Like TCM, to re-balance this imbalance, Ayurveda recommends adapting one’s diet and lifestyle to accommodate the change in season. How much one has to adapt, depends on each person’s body type which is referred to as “dosha”. Three categories of “dosha” can be identified: “vata”, “pitta” and “kapha”. A “pitta dosha” type person is more likely to experience an imbalance during summer (the “pitta season”), than a “vata” or “kapha” person and therefore may have to make more lifestyle and dietary adjustments to “pacify pitta” compared to people of the last two body types.
Fruits and fruit juices:
Fresh, juicy, fully-ripened, tree-ripened fruits and freshly juiced drinks consumed at room temperature or lightly chilled, not ice cold are cooling food choices during sweltering summer months.
Eat ripe, juicy fruits such as watermelon, mangoes, honeydew and cantaloupe freshly plucked ideally or freshly squeezed into juice. Sip room temperature natural, coconut water.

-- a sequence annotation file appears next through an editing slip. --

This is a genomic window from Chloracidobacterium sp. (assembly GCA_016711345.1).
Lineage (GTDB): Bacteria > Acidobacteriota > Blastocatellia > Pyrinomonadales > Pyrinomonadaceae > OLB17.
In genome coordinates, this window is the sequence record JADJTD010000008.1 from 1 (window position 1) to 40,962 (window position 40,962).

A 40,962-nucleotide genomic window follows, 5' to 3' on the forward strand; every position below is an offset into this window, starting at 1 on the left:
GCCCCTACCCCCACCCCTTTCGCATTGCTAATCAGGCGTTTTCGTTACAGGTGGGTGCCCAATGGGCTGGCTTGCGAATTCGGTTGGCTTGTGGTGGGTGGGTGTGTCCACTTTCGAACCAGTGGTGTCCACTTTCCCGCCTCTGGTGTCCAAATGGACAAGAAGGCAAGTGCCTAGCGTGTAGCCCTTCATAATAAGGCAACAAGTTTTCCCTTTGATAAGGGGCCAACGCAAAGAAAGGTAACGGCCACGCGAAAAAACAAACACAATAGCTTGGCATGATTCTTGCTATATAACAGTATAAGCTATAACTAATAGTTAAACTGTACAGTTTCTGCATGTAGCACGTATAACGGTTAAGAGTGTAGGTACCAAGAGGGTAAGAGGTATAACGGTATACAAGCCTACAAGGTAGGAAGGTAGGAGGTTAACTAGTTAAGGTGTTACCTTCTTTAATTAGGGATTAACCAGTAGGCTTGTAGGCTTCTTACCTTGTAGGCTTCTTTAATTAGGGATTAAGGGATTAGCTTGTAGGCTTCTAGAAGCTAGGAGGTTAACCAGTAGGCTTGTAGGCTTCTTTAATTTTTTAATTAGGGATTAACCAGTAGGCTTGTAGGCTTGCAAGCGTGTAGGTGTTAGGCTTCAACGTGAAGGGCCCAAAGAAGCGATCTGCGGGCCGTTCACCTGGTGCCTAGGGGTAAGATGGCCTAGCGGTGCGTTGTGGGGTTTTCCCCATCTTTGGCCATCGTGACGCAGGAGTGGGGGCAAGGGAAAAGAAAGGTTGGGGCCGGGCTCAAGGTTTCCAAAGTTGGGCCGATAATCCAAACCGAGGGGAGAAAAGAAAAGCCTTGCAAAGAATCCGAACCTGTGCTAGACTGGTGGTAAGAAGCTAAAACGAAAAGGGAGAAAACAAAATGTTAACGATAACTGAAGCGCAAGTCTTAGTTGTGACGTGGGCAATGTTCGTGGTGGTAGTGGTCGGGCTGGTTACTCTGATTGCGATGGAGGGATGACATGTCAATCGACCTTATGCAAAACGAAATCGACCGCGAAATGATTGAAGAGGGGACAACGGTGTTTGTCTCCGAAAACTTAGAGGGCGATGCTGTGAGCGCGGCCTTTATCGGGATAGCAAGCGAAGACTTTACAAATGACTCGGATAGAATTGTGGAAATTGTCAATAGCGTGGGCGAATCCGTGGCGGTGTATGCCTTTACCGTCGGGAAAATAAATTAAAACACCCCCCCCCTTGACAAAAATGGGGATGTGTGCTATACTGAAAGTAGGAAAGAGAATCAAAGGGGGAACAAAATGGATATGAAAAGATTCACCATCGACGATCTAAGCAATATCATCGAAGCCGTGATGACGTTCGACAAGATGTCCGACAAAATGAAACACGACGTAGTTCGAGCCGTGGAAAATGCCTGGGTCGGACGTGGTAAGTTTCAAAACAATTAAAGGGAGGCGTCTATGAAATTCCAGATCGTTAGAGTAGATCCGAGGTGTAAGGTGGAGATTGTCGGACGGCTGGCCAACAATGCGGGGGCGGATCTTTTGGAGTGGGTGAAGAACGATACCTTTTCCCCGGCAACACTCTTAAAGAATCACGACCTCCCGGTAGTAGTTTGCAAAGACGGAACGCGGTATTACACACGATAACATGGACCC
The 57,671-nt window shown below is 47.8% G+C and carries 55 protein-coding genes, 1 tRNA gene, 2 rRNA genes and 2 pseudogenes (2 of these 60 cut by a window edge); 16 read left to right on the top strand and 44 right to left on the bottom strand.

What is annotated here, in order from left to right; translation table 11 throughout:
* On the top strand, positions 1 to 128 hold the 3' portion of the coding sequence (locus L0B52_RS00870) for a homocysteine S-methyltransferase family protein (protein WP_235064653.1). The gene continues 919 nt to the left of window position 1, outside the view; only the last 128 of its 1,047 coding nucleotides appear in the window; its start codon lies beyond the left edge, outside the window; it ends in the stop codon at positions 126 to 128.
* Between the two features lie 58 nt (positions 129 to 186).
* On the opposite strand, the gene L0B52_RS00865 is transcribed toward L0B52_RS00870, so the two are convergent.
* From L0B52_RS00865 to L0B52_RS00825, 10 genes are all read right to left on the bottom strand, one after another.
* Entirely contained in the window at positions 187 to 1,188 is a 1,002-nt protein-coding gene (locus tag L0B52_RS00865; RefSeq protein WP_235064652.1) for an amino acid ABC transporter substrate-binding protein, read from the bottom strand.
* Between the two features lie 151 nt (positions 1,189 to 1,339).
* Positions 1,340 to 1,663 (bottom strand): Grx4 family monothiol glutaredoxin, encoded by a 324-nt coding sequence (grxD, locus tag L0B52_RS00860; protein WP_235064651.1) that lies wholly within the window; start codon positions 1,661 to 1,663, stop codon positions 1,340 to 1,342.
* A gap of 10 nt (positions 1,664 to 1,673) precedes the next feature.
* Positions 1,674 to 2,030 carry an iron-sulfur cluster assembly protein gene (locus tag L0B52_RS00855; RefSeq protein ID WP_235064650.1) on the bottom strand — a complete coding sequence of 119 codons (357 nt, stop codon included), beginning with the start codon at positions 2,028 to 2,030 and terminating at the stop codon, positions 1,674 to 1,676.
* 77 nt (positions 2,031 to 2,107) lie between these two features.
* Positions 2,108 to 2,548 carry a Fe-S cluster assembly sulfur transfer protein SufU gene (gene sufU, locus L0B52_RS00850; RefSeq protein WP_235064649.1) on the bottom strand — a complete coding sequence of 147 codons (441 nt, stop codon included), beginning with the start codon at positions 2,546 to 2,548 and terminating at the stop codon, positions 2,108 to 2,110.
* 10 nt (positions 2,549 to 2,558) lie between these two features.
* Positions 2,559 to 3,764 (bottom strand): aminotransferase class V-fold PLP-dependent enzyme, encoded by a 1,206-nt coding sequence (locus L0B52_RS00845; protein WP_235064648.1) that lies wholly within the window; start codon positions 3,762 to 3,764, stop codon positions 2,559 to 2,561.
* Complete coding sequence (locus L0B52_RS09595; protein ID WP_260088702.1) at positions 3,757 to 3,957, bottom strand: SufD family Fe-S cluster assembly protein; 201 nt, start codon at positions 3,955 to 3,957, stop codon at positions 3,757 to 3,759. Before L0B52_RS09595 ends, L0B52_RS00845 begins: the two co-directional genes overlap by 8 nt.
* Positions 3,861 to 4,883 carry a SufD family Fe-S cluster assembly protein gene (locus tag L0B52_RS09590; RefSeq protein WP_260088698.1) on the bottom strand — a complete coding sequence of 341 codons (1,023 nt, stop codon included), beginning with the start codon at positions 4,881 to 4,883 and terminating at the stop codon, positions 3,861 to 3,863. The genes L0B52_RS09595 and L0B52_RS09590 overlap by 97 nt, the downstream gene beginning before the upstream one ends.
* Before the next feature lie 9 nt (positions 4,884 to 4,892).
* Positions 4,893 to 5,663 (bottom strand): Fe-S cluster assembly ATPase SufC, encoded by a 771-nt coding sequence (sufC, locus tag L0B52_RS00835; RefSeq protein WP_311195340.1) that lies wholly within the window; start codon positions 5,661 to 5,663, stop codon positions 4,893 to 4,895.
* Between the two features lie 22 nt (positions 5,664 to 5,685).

Cooling vegetables such as cucumber and zucchini are good options during summer while vegetables with “heaty” properties such as turnips, radishes, tomatoes and hot peppers are not recommended.
Eat cucumbers as a refreshing salad, or sip room temperature “cucumber water” – water with a few slices of cucumber.
Sweet, astringent and bitter flavors:
Ayurveda recommends sweet, astringent and bitter flavors during summer while reducing or avoiding salty, sour and spicy flavors. Sweet here refers to naturally sweet flavors. Refined sugars and foods heavily sweetened with refined sugars such as carbonated drinks are best avoided or reduced. Pulses, grains, milk and unrefined sugars such as jaggery fall under the “sweet” flavor profile. Refined sugars, sugary drinks and sugary foods should be avoided. Intake of certain sour foods such as vinegar and yogurt are recommended to be reduced during summer.